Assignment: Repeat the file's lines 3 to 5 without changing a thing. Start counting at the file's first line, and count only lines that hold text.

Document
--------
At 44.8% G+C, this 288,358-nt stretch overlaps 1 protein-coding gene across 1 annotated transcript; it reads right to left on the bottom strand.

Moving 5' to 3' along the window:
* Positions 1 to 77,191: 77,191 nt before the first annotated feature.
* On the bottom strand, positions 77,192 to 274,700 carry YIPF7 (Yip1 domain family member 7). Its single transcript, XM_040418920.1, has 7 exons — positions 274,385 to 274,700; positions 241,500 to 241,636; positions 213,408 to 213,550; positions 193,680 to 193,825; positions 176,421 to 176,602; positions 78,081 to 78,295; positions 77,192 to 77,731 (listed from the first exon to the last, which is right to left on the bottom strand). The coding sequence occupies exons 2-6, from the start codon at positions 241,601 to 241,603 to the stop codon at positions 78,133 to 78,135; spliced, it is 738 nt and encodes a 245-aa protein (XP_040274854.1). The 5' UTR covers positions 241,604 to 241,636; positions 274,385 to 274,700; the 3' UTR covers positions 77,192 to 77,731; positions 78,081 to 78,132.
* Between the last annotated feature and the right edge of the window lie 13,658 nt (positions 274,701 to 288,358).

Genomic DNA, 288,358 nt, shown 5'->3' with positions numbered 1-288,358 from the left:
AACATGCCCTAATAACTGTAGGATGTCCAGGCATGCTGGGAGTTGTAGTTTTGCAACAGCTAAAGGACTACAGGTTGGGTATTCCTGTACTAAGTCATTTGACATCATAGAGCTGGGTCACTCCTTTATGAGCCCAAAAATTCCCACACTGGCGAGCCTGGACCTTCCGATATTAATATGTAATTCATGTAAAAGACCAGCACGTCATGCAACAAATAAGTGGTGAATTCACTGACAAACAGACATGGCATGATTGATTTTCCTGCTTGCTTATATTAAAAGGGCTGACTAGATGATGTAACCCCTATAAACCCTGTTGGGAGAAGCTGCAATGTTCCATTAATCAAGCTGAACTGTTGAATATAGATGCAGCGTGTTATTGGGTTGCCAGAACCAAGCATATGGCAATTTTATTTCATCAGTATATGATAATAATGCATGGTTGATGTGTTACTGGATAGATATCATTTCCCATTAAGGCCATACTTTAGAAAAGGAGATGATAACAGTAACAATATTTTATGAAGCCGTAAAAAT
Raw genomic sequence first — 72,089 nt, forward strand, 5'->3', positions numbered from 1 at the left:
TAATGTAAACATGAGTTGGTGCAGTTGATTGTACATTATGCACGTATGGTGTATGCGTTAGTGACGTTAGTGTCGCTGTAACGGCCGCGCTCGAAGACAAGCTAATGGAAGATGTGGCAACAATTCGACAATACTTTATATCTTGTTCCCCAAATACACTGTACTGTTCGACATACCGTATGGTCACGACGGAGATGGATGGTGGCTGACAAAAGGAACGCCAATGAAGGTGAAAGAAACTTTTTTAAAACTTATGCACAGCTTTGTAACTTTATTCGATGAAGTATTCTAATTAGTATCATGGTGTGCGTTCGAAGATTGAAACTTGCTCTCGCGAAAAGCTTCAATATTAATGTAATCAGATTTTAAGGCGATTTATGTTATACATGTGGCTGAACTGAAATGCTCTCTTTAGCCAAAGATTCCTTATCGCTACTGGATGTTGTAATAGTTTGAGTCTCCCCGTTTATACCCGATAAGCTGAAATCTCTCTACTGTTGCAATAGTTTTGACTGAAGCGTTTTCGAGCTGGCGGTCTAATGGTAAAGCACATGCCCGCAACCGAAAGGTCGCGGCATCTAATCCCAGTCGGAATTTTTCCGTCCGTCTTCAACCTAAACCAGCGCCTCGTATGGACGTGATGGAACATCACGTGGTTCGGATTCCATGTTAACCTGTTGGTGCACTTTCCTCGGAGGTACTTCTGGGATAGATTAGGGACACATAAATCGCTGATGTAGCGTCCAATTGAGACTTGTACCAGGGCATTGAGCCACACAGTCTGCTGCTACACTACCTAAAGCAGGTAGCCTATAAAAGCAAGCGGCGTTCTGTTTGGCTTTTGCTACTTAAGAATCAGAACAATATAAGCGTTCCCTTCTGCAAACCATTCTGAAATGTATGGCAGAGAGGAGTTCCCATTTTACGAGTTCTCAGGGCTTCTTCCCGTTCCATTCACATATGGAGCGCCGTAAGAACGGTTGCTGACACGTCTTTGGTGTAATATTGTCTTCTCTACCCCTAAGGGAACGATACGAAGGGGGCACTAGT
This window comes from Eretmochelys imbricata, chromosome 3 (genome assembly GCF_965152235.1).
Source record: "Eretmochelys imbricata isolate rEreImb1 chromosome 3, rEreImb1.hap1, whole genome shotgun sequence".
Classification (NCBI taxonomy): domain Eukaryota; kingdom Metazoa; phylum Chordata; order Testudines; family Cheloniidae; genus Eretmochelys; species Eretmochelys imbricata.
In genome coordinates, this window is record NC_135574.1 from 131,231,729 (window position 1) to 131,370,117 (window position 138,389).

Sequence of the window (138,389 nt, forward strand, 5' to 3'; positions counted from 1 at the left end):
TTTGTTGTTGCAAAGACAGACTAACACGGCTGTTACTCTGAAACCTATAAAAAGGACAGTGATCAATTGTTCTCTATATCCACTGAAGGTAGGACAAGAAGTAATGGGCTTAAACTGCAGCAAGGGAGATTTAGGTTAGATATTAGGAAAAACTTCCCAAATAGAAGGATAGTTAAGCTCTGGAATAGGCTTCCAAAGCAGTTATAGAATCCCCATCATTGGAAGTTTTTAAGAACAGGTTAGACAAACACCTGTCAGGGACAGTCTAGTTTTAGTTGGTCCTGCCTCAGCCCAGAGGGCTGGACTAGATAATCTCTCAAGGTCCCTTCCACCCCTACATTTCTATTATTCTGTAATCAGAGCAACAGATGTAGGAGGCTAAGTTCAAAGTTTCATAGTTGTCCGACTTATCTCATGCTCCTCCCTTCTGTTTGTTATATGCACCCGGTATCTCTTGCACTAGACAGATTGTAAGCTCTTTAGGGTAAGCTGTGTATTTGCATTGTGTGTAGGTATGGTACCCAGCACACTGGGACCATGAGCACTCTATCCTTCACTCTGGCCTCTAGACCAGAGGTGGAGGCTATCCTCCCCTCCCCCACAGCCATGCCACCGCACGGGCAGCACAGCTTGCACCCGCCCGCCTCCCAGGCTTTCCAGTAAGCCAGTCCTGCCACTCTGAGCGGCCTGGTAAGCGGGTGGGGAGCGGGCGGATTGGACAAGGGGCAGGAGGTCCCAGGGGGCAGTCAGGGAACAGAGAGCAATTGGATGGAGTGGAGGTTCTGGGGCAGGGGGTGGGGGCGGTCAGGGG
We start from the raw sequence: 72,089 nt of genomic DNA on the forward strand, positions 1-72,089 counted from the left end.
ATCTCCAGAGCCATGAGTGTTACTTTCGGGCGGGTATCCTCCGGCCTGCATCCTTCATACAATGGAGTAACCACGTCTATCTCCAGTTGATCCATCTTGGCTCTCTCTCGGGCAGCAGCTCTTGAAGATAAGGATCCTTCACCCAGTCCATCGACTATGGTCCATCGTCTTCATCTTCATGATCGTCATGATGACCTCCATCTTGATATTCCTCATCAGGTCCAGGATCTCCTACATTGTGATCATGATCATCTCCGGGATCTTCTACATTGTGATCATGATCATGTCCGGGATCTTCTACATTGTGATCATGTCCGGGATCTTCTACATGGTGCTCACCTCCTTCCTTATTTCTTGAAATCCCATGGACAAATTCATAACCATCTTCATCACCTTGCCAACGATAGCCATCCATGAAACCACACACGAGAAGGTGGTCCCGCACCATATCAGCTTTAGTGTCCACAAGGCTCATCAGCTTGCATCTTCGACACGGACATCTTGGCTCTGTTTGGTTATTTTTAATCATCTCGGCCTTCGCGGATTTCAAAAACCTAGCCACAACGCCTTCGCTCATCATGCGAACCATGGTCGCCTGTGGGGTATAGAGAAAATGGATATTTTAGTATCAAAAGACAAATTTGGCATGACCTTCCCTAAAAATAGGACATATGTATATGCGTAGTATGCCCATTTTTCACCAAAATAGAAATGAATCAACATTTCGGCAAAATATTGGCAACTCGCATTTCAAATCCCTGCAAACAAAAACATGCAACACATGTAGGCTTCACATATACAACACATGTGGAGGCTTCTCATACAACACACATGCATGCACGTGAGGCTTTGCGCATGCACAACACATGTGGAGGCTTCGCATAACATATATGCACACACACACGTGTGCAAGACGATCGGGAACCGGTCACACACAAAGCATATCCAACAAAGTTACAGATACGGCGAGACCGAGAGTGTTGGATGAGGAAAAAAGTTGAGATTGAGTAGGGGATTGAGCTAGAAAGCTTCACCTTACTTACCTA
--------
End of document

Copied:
* Positions 1 to 77,191: 77,191 nt before the first annotated feature.
* On the bottom strand, positions 77,192 to 274,700 carry YIPF7 (Yip1 domain family member 7). Its single transcript, XM_040418920.1, has 7 exons — positions 274,385 to 274,700; positions 241,500 to 241,636; positions 213,408 to 213,550; positions 193,680 to 193,825; positions 176,421 to 176,602; positions 78,081 to 78,295; positions 77,192 to 77,731 (listed from the first exon to the last, which is right to left on the bottom strand). The coding sequence occupies exons 2-6, from the start codon at positions 241,601 to 241,603 to the stop codon at positions 78,133 to 78,135; spliced, it is 738 nt and encodes a 245-aa protein (XP_040274854.1). The 5' UTR covers positions 241,604 to 241,636; positions 274,385 to 274,700; the 3' UTR covers positions 77,192 to 77,731; positions 78,081 to 78,132.
* Between the last annotated feature and the right edge of the window lie 13,658 nt (positions 274,701 to 288,358).